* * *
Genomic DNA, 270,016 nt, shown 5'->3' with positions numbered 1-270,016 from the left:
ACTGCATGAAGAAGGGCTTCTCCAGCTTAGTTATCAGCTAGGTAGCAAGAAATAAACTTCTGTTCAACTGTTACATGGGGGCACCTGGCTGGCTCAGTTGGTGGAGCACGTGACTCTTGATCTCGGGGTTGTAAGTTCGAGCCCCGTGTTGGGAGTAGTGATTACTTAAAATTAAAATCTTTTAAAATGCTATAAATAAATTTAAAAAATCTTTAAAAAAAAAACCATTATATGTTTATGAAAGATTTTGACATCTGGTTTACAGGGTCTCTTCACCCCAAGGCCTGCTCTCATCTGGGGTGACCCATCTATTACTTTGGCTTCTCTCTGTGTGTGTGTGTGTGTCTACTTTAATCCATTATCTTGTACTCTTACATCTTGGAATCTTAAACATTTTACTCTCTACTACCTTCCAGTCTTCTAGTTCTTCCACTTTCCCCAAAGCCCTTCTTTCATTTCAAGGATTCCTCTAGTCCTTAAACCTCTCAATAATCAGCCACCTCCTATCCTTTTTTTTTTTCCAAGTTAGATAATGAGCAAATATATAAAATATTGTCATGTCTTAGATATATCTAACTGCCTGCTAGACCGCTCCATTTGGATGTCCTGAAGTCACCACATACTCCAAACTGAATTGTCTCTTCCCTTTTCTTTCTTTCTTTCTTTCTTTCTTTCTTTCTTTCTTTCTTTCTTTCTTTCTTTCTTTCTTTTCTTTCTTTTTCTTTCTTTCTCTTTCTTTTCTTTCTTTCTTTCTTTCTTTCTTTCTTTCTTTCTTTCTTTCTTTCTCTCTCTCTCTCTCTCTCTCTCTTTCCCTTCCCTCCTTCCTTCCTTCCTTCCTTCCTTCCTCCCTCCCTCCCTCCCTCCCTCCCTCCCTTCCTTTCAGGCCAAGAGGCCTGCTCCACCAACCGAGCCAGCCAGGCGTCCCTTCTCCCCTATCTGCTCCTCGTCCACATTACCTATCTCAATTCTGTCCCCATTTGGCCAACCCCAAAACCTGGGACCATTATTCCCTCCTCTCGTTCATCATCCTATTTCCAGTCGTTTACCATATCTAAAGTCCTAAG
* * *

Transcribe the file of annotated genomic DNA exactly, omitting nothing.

Genomic DNA, 270,016 nt, shown 5'->3' with positions numbered 1-270,016 from the left:
ACTGCATGAAGAAGGGCTTCTCCAGCTTAGTTATCAGCTAGGTAGCAAGAAATAAACTTCTGTTCAACTGTTACATGGGGGCACCTGGCTGGCTCAGTTGGTGGAGCACGTGACTCTTGATCTCGGGGTTGTAAGTTCGAGCCCCGTGTTGGGAGTAGTGATTACTTAAAATTAAAATCTTTTAAAATGCTATAAATAAATTTAAAAAATCTTTAAAAAAAAAACCATTATATGTTTATGAAAGATTTTGACATCTGGTTTACAGGGTCTCTTCACCCCAAGGCCTGCTCTCATCTGGGGTGACCCATCTATTACTTTGGCTTCTCTCTGTGTGTGTGTGTGTGTCTACTTTAATCCATTATCTTGTACTCTTACATCTTGGAATCTTAAACATTTTACTCTCTACTACCTTCCAGTCTTCTAGTTCTTCCACTTTCCCCAAAGCCCTTCTTTCATTTCAAGGATTCCTCTAGTCCTTAAACCTCTCAATAATCAGCCACCTCCTATCCTTTTTTTTTTTCCAAGTTAGATAATGAGCAAATATATAAAATATTGTCATGTCTTAGATATATCTAACTGCCTGCTAGACCGCTCCATTTGGATGTCCTGAAGTCACCACATACTCCAAACTGAATTGTCTCTTCCCTTTTCTTTCTTTCTTTCTTTCTTTCTTTCTTTCTTTCTTTCTTTCTTTCTTTCTTTCTTTCTTTTCTTTCTTTTTCTTTCTTTCTCTTTCTTTTCTTTCTTTCTTTCTTTCTTTCTTTCTTTCTTTCTTTCTTTCTTTCTCTCTCTCTCTCTCTCTCTCTCTTTCCCTTCCCTCCTTCCTTCCTTCCTTCCTTCCTTCCTCCCTCCCTCCCTCCCTCCCTCCCTCCCTTCCTTTCAGGCCAAGAGGCCTGCTCCACCAACCGAGCCAGCCAGGCGTCCCTTCTCCCCTATCTGCTCCTCGTCCACATTACCTATCTCAATTCTGTCCCCATTTGGCCAACCCCAAAACCTGGGACCATTATTCCCTCCTCTCGTTCATCATCCTATTTCCAGTCGTTTACCATATCTAAAGTCCTAAG